Tag: lefebvre

Hoist Ladder! – I

Hoist Ladder! – I posted in Eleison Comments on May 2, 2020

Many people who should be listening to Archbishop Lefebvre are no longer doing so, as though they know better, or as though at the end of his life, after he had bequeathed four bishops to the Society of St Pius X to ensure its survival, he had nothing more to say or to do of any importance. But in September of 1990 Providence granted him to give in Écône a retreat to his priests in which he could hand on to them – or at least to those that had ears to hear – his guidelines for their future. Let us quote again one of the most important passages, and sigh with sorrow that he was not listened to, or was not understood:—

This fight between the Church and liberal modernists is the same fight as that of Vatican II. It is not that complicated. And the effects are far-reaching. The more one analyses the documents of Vatican II together with the interpretation given them by the authorities of the Church after the Council , and the more one realises that the problem is not just certain errors like ecumenism, religious liberty, collegiality or a form of liberalism, it is a whole perversion of the mind. It is a new philosophy, based on the modern philosophy of modernism. The book which a German theologian Johannes Dörmann has just published, and which I hope can soon be in your hands, is very instructive in this regard. He is commenting on the thinking of Pope John-Paul II, in particular on a retreat which he preached in the Vatican while he was still just a bishop. Dörmann shows that the Pope’s thinking is entirely subjective. And on re-reading his speeches, one realises that that is the case. Despite the appearances, it is not Catholic.

The Pope’s understanding of God, of Our Lord, comes from the depths of man’s consciousness and not from any objective Revelation to which he adheres with his mind. Man constructs his own idea of God. Recently for instance the Pope said that the idea of the Trinity can only have arisen very lately, because man’s inner psychology had to be capable of rising to the Holy Trinity. Therefore the idea of the Trinity came not from any outer revelation but from the inner depths of man’s consciousness. Here is a totally different concept of Revelation, Faith and philosophy, and it is a total perversion. How do we get out of it? I have no idea, but in any case that is the reality. These are no small errors. We are running into a line of philosophy going back to Descartes and Kant, the whole line of modern philosophers who paved the way for the Revolution. ( . . . )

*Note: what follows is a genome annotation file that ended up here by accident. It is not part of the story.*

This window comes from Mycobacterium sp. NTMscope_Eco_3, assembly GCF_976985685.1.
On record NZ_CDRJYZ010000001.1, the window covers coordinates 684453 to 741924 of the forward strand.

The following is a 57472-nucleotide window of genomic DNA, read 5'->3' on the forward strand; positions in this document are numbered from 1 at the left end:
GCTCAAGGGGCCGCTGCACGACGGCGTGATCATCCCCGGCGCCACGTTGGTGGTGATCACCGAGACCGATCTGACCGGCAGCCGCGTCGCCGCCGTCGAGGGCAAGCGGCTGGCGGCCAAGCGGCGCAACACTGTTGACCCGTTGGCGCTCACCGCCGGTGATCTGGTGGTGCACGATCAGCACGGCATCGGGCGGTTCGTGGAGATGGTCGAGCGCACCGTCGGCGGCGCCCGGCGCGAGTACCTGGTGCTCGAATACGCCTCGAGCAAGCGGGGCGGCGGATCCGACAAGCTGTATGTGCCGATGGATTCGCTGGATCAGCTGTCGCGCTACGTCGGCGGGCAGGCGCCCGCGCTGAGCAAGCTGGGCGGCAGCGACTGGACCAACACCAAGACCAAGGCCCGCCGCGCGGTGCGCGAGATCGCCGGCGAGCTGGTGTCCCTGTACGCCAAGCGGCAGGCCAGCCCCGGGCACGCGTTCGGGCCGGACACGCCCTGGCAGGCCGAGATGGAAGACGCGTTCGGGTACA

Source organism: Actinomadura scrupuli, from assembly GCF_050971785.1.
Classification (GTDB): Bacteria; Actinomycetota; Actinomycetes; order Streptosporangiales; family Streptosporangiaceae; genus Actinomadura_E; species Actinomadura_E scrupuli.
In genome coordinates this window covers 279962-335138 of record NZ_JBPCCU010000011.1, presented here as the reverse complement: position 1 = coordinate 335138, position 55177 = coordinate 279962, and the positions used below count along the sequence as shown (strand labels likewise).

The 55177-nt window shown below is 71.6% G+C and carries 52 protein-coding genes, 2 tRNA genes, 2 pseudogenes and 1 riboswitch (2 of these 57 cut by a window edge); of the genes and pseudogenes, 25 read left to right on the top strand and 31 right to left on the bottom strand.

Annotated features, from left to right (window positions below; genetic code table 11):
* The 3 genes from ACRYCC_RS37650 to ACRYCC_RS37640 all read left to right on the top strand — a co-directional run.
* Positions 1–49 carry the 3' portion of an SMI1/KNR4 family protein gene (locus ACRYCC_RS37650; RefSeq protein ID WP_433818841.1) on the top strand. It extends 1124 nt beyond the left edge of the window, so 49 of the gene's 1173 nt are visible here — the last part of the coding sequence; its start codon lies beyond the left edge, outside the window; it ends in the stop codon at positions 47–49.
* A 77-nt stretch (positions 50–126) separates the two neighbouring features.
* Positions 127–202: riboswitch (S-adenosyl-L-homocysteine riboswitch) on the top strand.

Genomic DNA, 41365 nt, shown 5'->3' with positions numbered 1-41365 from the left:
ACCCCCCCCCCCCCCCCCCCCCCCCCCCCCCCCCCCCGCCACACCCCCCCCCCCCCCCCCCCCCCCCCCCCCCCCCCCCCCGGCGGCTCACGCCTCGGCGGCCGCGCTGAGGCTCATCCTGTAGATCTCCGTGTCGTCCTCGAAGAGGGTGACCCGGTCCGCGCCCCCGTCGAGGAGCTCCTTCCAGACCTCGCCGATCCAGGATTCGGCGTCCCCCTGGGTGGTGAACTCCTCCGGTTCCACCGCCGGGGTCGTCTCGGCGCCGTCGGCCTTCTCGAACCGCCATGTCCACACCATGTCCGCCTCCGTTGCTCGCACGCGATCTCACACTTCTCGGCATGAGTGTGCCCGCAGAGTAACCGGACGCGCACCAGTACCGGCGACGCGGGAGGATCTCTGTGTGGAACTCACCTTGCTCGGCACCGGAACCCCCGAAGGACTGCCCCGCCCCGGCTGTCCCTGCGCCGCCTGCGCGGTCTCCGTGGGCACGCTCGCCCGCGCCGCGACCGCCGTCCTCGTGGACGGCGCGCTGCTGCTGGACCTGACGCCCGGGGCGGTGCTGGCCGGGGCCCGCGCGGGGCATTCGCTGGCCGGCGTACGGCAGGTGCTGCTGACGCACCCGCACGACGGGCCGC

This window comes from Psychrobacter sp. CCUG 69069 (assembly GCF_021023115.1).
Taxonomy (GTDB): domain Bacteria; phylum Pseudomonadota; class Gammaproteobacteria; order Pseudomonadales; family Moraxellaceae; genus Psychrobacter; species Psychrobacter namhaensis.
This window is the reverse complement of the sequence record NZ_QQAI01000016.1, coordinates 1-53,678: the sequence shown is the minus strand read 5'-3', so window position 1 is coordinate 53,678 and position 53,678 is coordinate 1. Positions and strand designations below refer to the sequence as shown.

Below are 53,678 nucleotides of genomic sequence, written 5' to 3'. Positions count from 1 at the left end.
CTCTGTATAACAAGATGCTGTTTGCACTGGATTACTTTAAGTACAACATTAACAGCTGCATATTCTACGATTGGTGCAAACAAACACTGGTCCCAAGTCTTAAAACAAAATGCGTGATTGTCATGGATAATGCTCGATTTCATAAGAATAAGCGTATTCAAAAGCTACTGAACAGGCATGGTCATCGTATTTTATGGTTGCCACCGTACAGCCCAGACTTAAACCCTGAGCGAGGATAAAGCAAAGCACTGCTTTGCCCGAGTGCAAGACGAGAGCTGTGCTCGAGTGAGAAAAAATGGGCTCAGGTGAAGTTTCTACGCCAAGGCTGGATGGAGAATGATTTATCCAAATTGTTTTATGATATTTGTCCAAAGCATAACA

The Archbishop then quotes Pope John-Paul himself saying that the ecumenical movement is his “prime pastoral concern,” as we see put into practice by his constant receiving of delegations from all kinds of sects and religions, and yet, says the Archbishop, all this ecumenism has not made the Church advance one little bit, nor can it do so – all it has done is to confirm non-Catholics in their errors without trying to convert them. Finally the Archbishop quotes the Pope’s Secretary of State, Cardinal Casaroli, in a then recent address to the United Nations Commission for the Rights of Man, quoting in turn the Pope to the effect that religious liberty is like a corner-stone of the building of the rights of man. Man, and every man, is the central preoccupation of the Holy See, as he is undoubtedly also yours, concludes the Cardinal. And the Archbishop concludes, for the Society priests in front of him at the retreat –

All we can do is pull up the ladder (i.e. cut all contact) . There is nothing we can do with these people, because we have nothing in common with them.

This is the correct conclusion whenever one is faced by people who start out from a denial of reality outside the mind, or else of the mind’s ability to know that extra-mental objective reality. They are mentally sick, like swine in front of whom pearls should not be thrown, says Our Lord, “lest they trample them under foot and turn to attack you ” (Mt. VII, 6). For has Conciliar Rome over the last 20 years done anything other than turn to attack the Society in its striving by contacts to obtain official recognition?

Kyrie eleison.

Archbishop’s Authority – II